Research published in BMC Medicine demonstrates that regular sauna bathing is associated with reduced risk of fatal cardiovascular disease in middle aged men and women.
Prof Kausik Ray, Professor of Public Heath, Imperial College London, said:
“This is a 15 year observational study (so it cannot prove causation) suggesting that among sauna users both frequency and duration of sauna use were associated with survival benefits. This study did not include non sauna users, so we do not know whether sauna use is associated with better outcomes versus non-users. People who adopt health behaviours e.g. sauna use may have other favourable characteristics, diet or lifestyle adherence to therapies not captured in the study, so we cannot be certain unmeasured confounders did not account for the findings.”
Prof Kevin McConway, Emeritus Professor of Applied Statistics, The Open University, said:
“This is an interesting and competent piece of research, continuing work that the same team have done previously on possible relationships between sauna bathing and health. However, it’s difficult to see what its implications might be for other countries where the lifestyle is a lot different from the part of Finland where the research was done. Of the people studied, only 43 – that’s about 2 per cent – said that they did not use saunas at all. It would be much easier to find a lot of people who never use saunas in the UK, for instance. The number of non-users is so small that it wasn’t possible for the researchers to compare the risk of death from cardiovascular disease (CVD – mainly strokes and heart disease) in people who didn’t use saunas with those who did. Their main comparisons are with people who used a sauna only once a week – and three-quarters of their subjects used a sauna more than that. That isn’t the only difference between this part of Finland and countries like the UK – for example, nearly half the people studied had their own summer cottage.
“Such differences also make it quite difficult to interpret the research results even for the region where the research was done. The only difference in the risk of death from CVD for which there was clear statistical evidence was in comparing people who used the sauna quite a lot even for Finns (4-7 times a week) with those who used it much less (once a week). But the research report makes it clear that very frequent users differ from the once-a-week people in many ways, on average – they drink considerably more alcohol, are more active physically, earn a bit more, are much less likely to have a degree, and are much more likely to live in a house rather than a flat. The researchers made statistical adjustments for most of these differences in their comparisons of CVD deaths, and although this made the difference in death rates smaller, it was still there. However, it remains possible that there are other differences between frequent and less frequent sauna users that are the real cause of the difference in death rates, rather than the actual sauna use, and that adjustments were not made for these differences. Maybe frequent users tend to work in different types of job, or live in different types of area (rural or city, for instance). Other research has shown that such things can, under some circumstances, lead to differences in CVD death rates. That’s why the press release rightly says that the study doesn’t allow conclusions to be drawn about what causes what. The research report does suggest various ways in which having a sauna might cause changes in the body that might protect against heart disease and strokes, but this study doesn’t provide evidence on whether any of these ways were actually operating in these people. Maybe they were, or maybe they weren’t.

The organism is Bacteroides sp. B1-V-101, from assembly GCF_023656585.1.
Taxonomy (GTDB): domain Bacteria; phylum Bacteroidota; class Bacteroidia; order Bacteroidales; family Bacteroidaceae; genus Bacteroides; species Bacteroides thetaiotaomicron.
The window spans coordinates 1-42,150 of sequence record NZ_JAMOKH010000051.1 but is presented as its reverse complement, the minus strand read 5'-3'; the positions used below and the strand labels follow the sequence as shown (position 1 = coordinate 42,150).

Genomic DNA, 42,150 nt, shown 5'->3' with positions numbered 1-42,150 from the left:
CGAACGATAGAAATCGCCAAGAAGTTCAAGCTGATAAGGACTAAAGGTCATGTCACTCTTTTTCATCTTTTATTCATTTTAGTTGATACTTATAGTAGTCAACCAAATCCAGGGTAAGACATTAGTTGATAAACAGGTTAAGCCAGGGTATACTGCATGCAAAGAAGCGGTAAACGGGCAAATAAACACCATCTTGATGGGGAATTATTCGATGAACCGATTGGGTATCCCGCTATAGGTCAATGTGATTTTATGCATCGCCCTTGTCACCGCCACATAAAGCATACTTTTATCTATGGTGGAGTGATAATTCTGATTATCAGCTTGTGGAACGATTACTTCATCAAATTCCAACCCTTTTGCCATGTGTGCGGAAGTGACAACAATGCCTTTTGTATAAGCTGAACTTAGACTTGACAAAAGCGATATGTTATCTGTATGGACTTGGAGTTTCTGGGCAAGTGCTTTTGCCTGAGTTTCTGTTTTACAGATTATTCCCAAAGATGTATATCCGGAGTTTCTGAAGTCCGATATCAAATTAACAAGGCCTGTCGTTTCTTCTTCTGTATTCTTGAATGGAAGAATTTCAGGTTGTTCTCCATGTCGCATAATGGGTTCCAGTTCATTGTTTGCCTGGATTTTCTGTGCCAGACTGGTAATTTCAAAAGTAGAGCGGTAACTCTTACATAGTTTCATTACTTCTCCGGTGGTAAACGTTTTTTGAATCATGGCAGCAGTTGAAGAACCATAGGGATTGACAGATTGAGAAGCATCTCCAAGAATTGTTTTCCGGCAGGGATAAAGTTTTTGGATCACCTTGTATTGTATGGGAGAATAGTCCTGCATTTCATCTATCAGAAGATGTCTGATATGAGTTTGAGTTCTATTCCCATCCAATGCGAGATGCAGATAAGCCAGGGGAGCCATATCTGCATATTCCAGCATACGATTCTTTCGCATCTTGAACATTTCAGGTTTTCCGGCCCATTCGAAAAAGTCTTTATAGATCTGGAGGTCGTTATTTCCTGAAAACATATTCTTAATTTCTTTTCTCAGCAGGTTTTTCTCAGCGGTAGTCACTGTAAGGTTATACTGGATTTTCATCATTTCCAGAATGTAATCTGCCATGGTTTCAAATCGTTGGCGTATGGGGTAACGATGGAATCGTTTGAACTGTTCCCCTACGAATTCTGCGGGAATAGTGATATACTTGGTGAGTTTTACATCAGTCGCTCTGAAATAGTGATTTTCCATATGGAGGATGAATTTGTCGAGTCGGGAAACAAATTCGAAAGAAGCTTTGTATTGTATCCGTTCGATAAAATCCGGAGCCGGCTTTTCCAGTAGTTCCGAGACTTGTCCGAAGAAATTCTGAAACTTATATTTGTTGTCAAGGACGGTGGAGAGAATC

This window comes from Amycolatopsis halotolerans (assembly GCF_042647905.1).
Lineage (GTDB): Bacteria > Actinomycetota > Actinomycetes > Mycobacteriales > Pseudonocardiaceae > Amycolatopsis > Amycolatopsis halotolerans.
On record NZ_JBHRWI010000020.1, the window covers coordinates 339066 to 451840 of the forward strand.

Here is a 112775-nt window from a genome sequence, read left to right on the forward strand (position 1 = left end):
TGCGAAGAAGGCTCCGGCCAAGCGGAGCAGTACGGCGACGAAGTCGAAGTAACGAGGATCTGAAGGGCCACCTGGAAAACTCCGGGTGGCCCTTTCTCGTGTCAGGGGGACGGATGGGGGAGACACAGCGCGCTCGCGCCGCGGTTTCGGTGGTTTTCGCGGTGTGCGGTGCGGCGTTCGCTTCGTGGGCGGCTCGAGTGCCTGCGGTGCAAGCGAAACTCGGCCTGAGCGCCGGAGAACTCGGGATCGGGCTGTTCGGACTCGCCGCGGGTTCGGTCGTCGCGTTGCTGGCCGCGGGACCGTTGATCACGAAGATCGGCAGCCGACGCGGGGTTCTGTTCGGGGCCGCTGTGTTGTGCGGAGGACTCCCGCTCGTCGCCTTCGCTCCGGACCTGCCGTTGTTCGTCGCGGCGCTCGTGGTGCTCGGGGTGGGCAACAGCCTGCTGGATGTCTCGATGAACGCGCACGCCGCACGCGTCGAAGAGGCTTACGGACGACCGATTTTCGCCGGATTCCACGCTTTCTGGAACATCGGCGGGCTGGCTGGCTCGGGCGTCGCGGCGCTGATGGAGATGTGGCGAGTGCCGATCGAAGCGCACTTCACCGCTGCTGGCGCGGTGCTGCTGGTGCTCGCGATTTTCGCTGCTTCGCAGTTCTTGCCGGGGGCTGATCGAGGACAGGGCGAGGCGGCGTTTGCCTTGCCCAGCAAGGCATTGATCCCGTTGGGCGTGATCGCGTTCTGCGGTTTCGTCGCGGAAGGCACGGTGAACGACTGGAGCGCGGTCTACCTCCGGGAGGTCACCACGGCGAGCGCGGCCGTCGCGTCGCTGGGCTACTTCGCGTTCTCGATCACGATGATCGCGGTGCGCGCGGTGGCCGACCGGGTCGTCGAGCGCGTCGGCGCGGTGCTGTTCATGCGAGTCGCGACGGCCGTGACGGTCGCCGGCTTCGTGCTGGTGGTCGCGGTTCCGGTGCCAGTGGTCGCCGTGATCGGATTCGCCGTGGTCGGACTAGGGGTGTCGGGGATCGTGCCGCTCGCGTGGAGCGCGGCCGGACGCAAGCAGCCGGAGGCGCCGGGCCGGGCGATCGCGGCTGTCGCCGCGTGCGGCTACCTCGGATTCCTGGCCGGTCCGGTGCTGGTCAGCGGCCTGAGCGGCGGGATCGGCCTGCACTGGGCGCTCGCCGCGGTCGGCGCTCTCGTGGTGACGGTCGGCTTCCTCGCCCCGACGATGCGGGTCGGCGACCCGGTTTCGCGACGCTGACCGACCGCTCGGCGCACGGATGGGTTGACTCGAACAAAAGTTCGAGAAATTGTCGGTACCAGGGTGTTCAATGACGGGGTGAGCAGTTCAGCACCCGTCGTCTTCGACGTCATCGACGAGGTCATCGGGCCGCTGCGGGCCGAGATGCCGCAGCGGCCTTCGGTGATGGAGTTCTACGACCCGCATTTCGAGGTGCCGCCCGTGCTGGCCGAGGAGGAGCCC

“We also can’t tell from this study whether it’s necessary to use a sauna frequently over a very long period of time to obtain health benefits. That’s because, as the research report describes, in Finland people’s sauna habits seem not to change much over time. The people studied were asked only once about how often they used a sauna, at the start of the research, but perhaps they had been using the sauna at the same kind of frequency for many decades before that. That’s just one reason why, as the researchers themselves say, more studies would be needed to investigate possible effects of frequent saunas in “populations who are not accustomed to regular sauna bathing”. And perhaps even in Finland, there are other aspects that need to be looked at again. The researchers found quite a large difference between people with a history of diabetes and those without. There was no real evidence of a difference in CVD death rates, between frequent and less frequent sauna users, for those who had diabetes, while there was quit strong evidence of a difference for those who had not had diabetes. As the researchers point out, this comparison does have some statistical problems, particularly because most of the people studied had not had diabetes, but surely it would be important to look further at the role of diabetes before recommending frequent sauna use more widely.”
‘Sauna bathing is associated with reduced cardiovascular mortality and improves risk prediction in men and women: a prospective cohort study’ by Tanjaniina Laukkanen et al. was published in BMC Medicine at 01:00 UK time on Thursday 29 November 2018.
Prof Kausik Ray: “No conflicts.”
Prof Kevin McConway: “Kevin McConway is a trustee of the SMC.”